According to SOME news reports (I always have to say that because news reports don’t always agree with each other) this past week the pastor of First Baptist Church, Dallas, publicly proclaimed that evangelicals cannot vote for a Mormon candidate for president because he belongs to a “cult.” (One report said he qualified that by saying that evangelicals should vote for the Mormon candidate ONLY if the only other option is President Obama!) Apparently, this pastor represents himself as speaking for evangelicals in general. The media certainly is treating him that way.
Those of you who have followed my blog for a while will be able to predict my reaction to this. Against whom is my dismay (maybe even disgust) directed? Not the pastor (although I have nothing but disdain for Christian leaders who try to manipulate fellow Christians in the political arena using shame or tribalism or both.) No, my dismay (maybe even disgust) is aimed at the media who fail to explain to readers/listeners that these words have multiple meanings.
In my opinion, in reporting such a highly charged speech, a good reporter or editor would add a paragraph or side bar explaining that there are different meanings of “cult” and that there is no one person who speaks for all evangelicals as the latter are not a unified group. If some did, I didn’t see it.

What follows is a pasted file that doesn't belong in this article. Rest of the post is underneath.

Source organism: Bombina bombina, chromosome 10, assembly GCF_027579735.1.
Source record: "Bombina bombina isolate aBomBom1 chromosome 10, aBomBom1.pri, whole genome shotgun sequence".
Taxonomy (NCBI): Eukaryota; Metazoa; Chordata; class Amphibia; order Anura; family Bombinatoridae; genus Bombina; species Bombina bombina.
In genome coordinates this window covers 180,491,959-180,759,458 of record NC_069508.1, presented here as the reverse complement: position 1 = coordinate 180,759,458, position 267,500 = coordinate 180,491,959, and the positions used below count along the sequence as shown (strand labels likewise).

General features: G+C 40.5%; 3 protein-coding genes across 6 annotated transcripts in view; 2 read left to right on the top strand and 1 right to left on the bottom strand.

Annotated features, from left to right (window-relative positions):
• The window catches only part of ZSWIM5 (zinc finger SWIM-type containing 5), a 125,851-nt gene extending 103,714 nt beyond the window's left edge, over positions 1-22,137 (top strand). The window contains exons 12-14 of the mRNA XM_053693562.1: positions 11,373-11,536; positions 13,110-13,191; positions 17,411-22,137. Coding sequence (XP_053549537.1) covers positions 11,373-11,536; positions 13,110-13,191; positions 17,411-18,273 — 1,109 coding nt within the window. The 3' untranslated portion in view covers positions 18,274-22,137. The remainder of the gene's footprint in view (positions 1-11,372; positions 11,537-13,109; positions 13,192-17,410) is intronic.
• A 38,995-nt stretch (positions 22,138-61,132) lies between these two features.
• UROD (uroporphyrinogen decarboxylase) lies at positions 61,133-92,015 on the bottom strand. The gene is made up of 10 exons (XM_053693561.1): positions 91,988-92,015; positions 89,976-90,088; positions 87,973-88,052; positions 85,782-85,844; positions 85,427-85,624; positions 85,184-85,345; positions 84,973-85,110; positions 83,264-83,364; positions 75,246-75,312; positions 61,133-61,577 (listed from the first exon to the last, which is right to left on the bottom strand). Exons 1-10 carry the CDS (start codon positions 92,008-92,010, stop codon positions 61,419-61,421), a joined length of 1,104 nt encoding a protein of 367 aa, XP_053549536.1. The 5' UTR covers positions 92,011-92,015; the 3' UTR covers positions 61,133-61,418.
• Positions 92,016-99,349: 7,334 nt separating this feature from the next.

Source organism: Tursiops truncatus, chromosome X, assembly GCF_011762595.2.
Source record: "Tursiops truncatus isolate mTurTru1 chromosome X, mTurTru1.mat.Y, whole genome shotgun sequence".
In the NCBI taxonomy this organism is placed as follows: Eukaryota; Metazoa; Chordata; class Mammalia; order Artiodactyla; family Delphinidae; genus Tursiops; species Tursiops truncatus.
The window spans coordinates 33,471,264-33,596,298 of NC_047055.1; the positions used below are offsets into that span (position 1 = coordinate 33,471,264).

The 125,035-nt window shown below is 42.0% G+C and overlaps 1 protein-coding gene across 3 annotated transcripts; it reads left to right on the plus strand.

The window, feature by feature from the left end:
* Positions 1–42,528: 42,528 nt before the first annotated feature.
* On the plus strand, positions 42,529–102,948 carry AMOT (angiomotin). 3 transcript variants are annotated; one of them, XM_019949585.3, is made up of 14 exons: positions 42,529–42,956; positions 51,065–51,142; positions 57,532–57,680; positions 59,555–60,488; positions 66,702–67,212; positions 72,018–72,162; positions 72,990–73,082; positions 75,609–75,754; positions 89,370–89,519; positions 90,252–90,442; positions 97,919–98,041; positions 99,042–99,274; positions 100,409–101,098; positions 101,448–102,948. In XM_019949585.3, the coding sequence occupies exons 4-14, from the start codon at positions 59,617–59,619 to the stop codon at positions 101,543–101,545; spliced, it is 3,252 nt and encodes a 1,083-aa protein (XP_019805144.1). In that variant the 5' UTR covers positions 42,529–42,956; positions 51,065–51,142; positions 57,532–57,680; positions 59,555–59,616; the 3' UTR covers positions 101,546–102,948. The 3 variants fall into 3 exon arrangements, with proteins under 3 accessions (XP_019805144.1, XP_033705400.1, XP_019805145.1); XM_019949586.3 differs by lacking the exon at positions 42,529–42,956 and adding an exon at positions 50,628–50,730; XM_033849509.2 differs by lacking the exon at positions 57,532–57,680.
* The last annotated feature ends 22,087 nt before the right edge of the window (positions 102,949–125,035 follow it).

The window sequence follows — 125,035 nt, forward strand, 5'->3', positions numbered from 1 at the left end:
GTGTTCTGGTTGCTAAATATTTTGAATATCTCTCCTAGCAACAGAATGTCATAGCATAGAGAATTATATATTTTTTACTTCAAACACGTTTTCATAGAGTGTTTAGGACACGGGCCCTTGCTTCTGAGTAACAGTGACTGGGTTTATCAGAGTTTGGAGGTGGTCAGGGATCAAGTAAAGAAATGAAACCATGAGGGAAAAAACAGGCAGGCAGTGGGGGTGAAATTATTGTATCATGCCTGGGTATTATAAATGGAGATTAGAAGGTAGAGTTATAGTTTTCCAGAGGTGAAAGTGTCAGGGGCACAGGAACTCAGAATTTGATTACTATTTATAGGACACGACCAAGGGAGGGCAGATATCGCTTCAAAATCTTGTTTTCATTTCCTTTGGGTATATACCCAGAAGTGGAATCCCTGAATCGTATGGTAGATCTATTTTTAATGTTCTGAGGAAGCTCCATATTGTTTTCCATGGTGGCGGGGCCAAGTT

To report on an influential person publicly calling Mormons a “cult” is irresponsible without some qualification–e.g., quoting someone responding to that explaining that in this sense “cult” is almost certainly being used as synonyous with “unorthodox” and does not imply a dangerous group stockpiling weapons and abusing children (which is the popular image of “cult”).
Similarly, the word “evangelical” means very little in the media. Most of the spokespersons featured by the media are fundamentalists. For a reporter or editor to allow an article to convey the impression that evangelicals are a monolithic block dedicated to one party or solidly against one candidate (because he’s non-evangelical) is also irresponsible (IMHO).
As a sidebar–I will be interested to see whether the pastor’s church will be investigated by the IRS for possibly violating the rule forbidding non-profit organizations (not just religious ones as many people imagine) from participating in partisan politicking. Of course, a religious leader can endorse a candidate (or speak against a candidate) FOR HIMSELF OR HERSELF, but when the pastor speaks publicly AS PASTOR OF A PARTICULAR CHURCH that seems to infringe on the spirit of the rule if not its letter.